This is a first — for me anyway.

The Economist hyphenates a three-letter word in their issue of 18 December: see the end of the third line. Hart’s Rules, the Oxford Bible of all composition apprentices, doesn’t actually forbid you to take over a single letter — because nobody would dream of doing such a thing. Judith Butcher’s Copy-editing, the Cambridge style bible, tells us that American comps generally follow the hyphenation shown in Webster’s Dictionaries (where of course splitting “the” after the “h” isn’t proposed). The Chicago Manual of Style implies disapproval by telling us we shouldn’t carry over two characters to the next line. It’s one of those things you just don’t do — everyone knows it, except for carelessly programmed computer systems.

The reason you break words is to keep the spacing on every line more or less even. The shorter the measure (line length) the harder this becomes, so word division and spacing tolerances in newspapers can be more daring than in book work. In this case word spacing on that third line is perhaps as tight as reasonable, while on the line below it’s pretty loose. Probably taking over the “th” to the fourth line would have loosened up line three, but not that much more than line four as it stands. But anyway, just look at the “the” at the end of the second line, and I think you’ll agree that pulling back that “e” could have been done at the expense of a tiny bit of space before the “w”following the comma. It’s not that they didn’t want to have to break “Zimbabwe” a couple of lines later — they are perfectly content to do so at the bottom of the paragraph. Any number of simple editorial changes would also have cured the trouble — they just had to look for opportunity. For instance, instead of “In 2019 he became” write “In 2019 he was”, or get rid of “a prestigious gong”* — nothing but a gain in my book — and so on and so on.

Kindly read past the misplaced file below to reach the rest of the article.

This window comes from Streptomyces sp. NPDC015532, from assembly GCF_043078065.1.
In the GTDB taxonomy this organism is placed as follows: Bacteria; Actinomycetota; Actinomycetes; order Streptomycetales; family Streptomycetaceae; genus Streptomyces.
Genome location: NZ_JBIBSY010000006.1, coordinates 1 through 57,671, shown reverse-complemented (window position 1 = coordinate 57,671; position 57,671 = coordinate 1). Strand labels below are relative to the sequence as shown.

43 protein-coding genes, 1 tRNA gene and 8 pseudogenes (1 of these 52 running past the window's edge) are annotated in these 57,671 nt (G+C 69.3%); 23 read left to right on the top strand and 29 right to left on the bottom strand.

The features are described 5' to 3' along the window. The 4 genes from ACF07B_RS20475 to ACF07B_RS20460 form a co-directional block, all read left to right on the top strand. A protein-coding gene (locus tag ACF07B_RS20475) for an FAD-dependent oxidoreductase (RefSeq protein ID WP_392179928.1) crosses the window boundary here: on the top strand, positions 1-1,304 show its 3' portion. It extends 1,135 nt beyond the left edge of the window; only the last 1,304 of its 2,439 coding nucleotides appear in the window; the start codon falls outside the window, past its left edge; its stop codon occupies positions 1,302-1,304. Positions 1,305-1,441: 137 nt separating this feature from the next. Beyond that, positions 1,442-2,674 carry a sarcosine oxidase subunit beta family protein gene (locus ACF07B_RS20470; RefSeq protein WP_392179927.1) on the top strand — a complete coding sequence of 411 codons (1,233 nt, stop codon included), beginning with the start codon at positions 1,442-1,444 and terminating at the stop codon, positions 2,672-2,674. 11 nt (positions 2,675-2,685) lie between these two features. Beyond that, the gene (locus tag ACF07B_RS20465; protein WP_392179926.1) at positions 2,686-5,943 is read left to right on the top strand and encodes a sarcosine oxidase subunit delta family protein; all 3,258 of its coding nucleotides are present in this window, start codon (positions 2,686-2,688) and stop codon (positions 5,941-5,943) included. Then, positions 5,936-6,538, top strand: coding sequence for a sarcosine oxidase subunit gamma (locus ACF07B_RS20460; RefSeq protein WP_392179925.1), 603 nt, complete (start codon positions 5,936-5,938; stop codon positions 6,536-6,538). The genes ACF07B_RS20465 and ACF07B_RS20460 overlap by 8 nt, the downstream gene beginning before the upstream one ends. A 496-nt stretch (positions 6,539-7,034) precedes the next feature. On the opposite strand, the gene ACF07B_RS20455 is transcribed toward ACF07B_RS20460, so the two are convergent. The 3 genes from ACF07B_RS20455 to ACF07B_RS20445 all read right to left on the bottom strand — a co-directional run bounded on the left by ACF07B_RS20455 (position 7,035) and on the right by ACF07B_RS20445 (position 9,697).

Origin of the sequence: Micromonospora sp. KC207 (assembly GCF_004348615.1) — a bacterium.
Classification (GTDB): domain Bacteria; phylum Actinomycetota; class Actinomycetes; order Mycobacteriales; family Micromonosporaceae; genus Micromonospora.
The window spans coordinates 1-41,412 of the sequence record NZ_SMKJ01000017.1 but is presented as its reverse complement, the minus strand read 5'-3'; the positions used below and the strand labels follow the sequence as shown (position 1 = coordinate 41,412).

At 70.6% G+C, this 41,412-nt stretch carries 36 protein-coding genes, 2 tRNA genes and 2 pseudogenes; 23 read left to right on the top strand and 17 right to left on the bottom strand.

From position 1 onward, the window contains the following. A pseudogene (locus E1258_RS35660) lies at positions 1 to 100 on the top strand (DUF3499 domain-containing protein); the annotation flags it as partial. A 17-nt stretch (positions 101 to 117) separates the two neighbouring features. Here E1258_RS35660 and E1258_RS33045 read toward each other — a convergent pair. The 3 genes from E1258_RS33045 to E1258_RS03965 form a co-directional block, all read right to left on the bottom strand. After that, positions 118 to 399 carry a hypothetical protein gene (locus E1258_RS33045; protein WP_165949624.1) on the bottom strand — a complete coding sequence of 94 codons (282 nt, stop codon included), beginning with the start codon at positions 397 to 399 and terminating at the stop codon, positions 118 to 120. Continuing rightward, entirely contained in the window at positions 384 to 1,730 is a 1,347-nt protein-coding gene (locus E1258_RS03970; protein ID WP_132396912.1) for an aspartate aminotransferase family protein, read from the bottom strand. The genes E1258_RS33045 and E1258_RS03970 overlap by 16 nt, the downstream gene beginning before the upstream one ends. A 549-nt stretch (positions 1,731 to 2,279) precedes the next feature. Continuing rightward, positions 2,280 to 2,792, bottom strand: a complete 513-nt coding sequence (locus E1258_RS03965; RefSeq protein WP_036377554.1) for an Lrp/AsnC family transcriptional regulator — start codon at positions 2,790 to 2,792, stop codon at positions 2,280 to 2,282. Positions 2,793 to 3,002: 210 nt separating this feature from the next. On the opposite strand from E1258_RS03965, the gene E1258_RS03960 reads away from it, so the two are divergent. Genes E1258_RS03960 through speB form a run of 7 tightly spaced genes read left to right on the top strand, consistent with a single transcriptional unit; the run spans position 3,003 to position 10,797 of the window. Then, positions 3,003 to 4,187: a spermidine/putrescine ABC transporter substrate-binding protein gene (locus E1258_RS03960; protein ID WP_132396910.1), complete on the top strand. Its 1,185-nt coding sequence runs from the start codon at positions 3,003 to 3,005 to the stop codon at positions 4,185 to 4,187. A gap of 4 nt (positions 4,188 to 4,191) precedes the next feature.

Clearly they forgot to tell their software developer that it wasn’t allowed to break such short words, and then didn’t notice the problem in proof reading.

See also Word-breaks.


* Antiquity is an accessible scholarly journal of archaeology, founded in 1927 by O. G. S. Crawford. In my day it was run by Glyn Daniel, and was an exemplification of the common-sensical Cambridge approach to archaeology. Since 1963 the journal has been owned by a charitable trust. It is now published by Cambridge University Press. (I did ask, but Professor Daniel would never play ball.) “The Antiquity Prize was created in 1994 by Editor Christopher Chippindale and the Antiquity Editorial Board in recognition of the fact that research funding was becoming increasingly competitive, the time to write difficult to find, and really good writing is ‘as rare and precious as ever’. They created the prize to honour and support the author(s) of the best contribution to each volume of Antiquity.” Whether any “gong” changes hands or not is not clear.